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It Is All About Breast Cancer

 


The Genetics of Breast Cancer

You've probably heard that the risk of any woman developing breast cancer
is 1 in 10 by the time she is 80 years old. But for 5 to 10 percent of women
who get breast cancer, this risk is much higher (up to 85 percent over a lifetime). The risk is higher for this small group of women because they are born with an inherited change (mutation) in a cancer-causing gene that makes them more likely to develop breast cancer. As you read this information about breast cancer, please keep in mind that only 5 to 10 percent of all breast cancer is hereditary.

Genes are found on our chromosomes. You received half of your chromosomes from your mother and the other half from your father. Each chromosome is composed of hundreds to thousands of genes. Genes are the instructions that make us who we are. Each gene is composed of a series of amino acids that must be linked together in a particular order to make a specific protein that has a specific function in your body.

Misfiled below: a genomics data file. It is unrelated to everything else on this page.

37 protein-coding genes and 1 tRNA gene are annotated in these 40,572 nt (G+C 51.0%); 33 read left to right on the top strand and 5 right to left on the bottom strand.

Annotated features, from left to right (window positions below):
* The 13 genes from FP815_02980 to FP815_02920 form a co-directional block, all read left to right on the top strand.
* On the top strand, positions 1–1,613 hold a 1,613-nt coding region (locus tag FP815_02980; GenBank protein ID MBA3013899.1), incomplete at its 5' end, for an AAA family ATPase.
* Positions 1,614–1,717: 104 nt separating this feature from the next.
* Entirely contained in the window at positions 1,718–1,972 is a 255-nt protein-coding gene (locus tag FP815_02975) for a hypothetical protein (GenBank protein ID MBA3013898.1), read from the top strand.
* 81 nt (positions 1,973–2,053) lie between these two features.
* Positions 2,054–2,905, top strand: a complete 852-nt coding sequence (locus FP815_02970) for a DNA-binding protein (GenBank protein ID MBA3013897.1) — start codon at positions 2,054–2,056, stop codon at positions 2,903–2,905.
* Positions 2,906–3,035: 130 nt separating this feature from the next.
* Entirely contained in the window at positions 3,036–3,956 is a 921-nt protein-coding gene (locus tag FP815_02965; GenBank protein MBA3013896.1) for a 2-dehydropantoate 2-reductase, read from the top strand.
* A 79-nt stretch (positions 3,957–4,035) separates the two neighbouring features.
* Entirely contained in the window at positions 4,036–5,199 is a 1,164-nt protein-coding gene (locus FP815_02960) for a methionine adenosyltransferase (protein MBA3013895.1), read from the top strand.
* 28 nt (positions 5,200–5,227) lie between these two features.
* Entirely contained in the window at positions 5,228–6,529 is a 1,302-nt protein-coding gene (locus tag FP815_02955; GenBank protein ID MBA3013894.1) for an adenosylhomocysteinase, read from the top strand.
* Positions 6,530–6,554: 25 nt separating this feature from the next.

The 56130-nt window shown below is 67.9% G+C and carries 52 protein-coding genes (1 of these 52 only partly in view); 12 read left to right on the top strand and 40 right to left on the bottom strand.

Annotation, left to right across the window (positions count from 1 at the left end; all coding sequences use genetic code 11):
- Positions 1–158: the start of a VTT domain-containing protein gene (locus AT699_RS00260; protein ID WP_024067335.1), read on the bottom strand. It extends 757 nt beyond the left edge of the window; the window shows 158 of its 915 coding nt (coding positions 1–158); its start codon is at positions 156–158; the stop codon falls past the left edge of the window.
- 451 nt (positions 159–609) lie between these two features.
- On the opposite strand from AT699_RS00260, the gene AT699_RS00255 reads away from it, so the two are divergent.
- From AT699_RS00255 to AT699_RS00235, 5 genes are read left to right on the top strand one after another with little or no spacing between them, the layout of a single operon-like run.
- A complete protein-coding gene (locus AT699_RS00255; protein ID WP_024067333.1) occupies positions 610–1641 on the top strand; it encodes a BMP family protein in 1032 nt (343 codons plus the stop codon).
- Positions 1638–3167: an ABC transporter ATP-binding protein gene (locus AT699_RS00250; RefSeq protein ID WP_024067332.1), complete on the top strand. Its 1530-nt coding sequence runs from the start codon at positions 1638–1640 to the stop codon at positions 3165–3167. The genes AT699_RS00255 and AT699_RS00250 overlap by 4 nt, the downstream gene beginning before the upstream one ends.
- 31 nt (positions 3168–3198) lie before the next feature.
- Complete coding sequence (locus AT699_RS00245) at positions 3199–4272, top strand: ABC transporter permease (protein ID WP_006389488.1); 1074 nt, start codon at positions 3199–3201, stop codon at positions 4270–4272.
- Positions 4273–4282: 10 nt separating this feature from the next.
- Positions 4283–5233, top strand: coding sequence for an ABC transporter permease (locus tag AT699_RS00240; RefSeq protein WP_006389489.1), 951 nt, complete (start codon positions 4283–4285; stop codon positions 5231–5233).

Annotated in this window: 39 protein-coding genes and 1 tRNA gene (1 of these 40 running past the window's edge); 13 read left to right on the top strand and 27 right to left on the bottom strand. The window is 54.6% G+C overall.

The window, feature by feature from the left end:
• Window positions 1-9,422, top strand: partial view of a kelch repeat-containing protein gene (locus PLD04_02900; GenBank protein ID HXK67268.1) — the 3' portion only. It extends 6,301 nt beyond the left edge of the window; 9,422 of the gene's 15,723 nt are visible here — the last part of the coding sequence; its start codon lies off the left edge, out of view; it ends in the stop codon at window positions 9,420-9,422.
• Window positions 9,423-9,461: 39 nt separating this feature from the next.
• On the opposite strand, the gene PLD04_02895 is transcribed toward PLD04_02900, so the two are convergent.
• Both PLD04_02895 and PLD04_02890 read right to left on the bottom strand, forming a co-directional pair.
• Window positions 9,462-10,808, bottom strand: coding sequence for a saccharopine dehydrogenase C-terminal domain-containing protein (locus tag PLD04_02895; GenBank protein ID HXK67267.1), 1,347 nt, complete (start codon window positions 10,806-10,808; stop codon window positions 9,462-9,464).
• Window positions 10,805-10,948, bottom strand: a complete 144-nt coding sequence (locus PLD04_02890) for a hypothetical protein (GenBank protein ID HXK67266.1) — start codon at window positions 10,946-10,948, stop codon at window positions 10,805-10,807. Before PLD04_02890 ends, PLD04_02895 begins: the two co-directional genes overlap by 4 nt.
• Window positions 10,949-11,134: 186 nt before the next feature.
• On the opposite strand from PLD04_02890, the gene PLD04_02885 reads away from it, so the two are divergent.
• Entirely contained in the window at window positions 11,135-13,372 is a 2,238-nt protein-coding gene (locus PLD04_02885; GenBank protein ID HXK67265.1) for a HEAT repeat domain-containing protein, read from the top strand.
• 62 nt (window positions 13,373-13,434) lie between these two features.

diseases, such as heart disease, diabetes or cancer. Genes also tell your body which proteins to make to meet your body's needs and when to stop making proteins because you have enough. While there are many kinds of genes, we'll talk about two kinds that play a significant role in triggering cancer: genes that encourage cell growth (oncogenes) and genes that suppress or block tumor growth (tumor suppressor genes). Oncogenes kick the cell's "grow" message into high gear. When tumor suppressor genes don't do their jobs, they contribute to
cancer because they no longer act as "brakes" to turn off cell growth